Grace Pauley / StoryCorps
It was almost a year since Susan Bro lost his daughter to the violence that broke out last summer’s white nationalist rally in Charlottesville, Va.
Bro’s daughter Heather Heyer was a 32-year-old lawyer who was in Charlottesville to drive back to the neo-Nazis, Ku Klux Klan members and other white nationalists gathered in the city. She was killed when a car collided with the amount of counter prototypes she marched with as they crossed the road at 4 th and Market streets downtown. Nineteen others were injured.
In a StoryCorps talk last month, brother 61, her daughter remembers her former chairman, Alfred Wilson, 51.
Heyer was more than an employee of Wilson. They were friends, and she was also close to Wilson’s family. Wilson reminds of the day he met Heyer only when she entered the office for a work interview. “Heather was very honest with me and told me,” I’m not writing. I have never worked in an office. Everything I’ve done all my life is bartend or waitress.
He took the chance to hire her anyway. He saw something invaluable in Heyer.
“She could communicate with someone,” says Wilson. “And you know, I’m a black man and I can go out to meet a client and Heather would notice that sometimes it did not shake my hand, and that would only confuse her.”
Since Heyer grew up in a small, mostly white town outside Charlottesville, Wilson said he wondered, “Where does she get this?”
It goes in the family, says Bro. “She comes from a long line of stubborn people – stubborn and perceived, and not afraid to say that.”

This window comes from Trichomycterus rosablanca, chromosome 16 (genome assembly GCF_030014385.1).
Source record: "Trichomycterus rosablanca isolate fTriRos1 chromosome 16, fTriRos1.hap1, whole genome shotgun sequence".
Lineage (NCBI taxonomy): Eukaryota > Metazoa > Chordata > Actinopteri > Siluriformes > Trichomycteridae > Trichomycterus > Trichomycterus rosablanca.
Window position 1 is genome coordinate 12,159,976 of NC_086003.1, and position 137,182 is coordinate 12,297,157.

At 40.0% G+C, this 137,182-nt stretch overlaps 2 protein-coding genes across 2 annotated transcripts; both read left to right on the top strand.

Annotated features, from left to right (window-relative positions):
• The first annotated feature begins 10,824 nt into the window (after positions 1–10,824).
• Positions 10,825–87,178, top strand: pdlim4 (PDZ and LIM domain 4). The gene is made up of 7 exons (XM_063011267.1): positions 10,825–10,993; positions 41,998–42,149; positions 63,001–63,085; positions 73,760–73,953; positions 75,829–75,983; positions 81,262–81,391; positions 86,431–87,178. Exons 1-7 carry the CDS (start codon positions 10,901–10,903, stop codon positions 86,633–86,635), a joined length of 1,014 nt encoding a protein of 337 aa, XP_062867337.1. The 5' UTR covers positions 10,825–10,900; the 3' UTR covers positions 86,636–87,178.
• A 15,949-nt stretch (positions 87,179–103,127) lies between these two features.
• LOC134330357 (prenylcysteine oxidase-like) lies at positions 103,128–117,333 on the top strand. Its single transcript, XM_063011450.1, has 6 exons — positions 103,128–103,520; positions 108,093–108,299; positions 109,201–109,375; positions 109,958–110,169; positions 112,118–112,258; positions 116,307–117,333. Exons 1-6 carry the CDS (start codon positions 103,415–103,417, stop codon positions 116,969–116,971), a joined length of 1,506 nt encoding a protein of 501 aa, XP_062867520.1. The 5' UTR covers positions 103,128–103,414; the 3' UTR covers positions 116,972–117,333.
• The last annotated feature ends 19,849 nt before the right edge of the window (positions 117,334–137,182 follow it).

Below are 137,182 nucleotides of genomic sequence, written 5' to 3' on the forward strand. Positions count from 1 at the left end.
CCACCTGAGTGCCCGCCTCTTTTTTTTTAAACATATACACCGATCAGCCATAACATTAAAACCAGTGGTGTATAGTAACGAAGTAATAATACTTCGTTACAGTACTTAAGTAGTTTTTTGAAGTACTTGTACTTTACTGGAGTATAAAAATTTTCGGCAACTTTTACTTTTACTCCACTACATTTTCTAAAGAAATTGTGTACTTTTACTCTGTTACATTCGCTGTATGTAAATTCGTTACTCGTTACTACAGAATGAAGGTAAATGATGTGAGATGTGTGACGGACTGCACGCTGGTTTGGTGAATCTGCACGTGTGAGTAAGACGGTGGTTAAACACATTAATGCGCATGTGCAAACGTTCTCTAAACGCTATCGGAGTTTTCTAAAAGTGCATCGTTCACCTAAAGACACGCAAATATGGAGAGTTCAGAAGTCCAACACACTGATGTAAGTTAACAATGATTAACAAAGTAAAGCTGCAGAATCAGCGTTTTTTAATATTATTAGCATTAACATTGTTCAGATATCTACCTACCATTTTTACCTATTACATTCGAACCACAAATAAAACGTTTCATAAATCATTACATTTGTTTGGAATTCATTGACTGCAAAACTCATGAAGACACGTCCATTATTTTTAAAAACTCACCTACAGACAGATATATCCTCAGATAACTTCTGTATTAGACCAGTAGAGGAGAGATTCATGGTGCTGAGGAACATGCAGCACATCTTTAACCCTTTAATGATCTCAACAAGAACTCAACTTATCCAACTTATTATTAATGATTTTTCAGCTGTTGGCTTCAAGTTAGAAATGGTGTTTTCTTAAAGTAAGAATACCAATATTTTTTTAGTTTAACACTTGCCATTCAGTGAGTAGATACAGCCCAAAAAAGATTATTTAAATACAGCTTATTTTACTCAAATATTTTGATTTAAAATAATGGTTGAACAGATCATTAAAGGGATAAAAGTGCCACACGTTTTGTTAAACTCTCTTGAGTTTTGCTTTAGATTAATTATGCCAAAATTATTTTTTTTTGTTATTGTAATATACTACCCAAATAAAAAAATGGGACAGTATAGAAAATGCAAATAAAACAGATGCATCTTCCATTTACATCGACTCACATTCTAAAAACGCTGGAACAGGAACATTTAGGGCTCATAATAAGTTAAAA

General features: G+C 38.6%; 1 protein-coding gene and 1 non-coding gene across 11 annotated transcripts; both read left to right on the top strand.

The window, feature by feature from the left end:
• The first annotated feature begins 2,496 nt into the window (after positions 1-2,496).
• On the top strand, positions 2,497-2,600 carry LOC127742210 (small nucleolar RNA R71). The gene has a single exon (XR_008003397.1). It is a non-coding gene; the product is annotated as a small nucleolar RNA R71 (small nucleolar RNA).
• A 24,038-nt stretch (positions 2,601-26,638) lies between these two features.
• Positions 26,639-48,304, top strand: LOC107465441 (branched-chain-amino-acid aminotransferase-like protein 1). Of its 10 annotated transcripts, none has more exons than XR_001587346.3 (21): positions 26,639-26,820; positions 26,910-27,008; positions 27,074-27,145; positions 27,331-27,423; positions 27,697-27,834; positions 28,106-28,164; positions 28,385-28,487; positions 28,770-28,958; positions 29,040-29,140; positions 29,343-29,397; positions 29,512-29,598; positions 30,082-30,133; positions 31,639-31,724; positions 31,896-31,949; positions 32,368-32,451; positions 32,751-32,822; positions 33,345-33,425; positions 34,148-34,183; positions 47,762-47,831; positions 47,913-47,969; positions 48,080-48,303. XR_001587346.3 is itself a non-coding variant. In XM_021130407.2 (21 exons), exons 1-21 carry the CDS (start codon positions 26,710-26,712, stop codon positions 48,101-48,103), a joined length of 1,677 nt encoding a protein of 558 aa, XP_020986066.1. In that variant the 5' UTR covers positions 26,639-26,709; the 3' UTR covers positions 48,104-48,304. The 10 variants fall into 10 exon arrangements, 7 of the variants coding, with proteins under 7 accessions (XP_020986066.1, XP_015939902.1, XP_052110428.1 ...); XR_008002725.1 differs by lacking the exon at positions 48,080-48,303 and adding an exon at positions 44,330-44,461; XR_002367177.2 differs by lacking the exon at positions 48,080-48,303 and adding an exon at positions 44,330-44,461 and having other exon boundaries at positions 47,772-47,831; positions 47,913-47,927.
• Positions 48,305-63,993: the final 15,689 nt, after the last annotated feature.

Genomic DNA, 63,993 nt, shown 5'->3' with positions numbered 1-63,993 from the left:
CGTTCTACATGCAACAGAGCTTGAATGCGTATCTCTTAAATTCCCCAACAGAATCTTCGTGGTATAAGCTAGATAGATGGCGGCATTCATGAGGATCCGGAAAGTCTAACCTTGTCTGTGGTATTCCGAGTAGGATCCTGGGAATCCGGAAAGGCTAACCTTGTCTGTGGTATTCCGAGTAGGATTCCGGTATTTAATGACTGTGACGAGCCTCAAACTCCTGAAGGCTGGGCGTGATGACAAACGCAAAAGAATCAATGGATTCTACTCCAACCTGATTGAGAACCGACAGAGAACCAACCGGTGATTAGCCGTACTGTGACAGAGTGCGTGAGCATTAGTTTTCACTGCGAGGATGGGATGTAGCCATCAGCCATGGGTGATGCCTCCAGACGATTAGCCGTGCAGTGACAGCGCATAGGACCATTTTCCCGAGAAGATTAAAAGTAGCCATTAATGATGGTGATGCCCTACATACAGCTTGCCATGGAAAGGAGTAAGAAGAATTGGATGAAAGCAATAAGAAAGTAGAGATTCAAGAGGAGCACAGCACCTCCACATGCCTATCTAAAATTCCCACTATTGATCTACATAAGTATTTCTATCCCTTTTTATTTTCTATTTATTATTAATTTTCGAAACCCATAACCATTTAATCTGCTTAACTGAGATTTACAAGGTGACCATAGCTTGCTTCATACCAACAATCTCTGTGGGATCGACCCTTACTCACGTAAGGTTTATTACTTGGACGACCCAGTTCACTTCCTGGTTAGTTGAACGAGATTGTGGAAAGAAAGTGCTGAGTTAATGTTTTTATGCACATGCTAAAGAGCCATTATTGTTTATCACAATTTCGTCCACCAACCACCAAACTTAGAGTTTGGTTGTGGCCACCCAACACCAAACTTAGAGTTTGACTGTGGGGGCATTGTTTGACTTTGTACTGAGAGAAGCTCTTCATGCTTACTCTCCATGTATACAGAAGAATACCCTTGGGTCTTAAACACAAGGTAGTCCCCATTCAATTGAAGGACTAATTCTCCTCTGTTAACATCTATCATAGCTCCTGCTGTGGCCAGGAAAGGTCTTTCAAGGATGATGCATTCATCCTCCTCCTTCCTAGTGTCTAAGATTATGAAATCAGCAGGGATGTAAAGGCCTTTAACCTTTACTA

Heyer’s conviction to stand up for what she thought was right led her to protest against the white nationalist rally in August.
On the day of the rally, Wilson said, Bro called him from the hospital at about two in the afternoon. “I remember my wife said to me,” Oh my god Alfred. Do you see what happened to the TV? “”
Alfred’s wife had just seen pictures of the car that drove into the crowd of opponents.
“She did not know I was talking to you,” he says to Bro. “I remember thinking,” She’ll tell me Heather has hurt. “But you did not tell me. “
” And then everything was so quiet as if someone had closed the volume control on the world, “says Wilson.
Heyer’s death left a void for Wilson, one that has been particularly sharp during important life events. “In May, I would have two children at the same time, and all I could think where I wanted her to be there, “he says.” But one of the positive sides, “he says to Bro,” every time you showed up to the degree. “
” Your family was very welcome, “says Bro,” but I kept thinking, Heather is the one who should be here. “
In the months following Heyer’s death, Bro and Wilson worked together to create an ideal foundation in Heyer’s name. As the NPR reported Thursday, Heather Heyer Foundation has awarded three scholarships of $ 1,000 each and five scholarships for another reason For people who pursue career in social change.
Recently, Bro has been busy talking to reporters who have come to Charlottesville for Sunday’s anniversary for the rally “Merge the Right.”
“To me, sadness is like standing in the sea foundations, knees deep in the water, “says Bro.” Every time, a wave will wash over. And then I allow myself to cry and be very sad while that wave is there. “
” But I know it will go away, and that’s what makes me through “19659030] Sound produced for Morning Edition by Jud Esty-Kendall and Mitra Bonshahi.
StoryCorps is a nationally ideal company that gives people the chance to interview friends and dear about their lives. These conversations are archived at the American Folklife Center at the Congress Library , so that the participants leave a legacy for future generations. Read more, including how to interview someone in your life, at StoryCorps.org .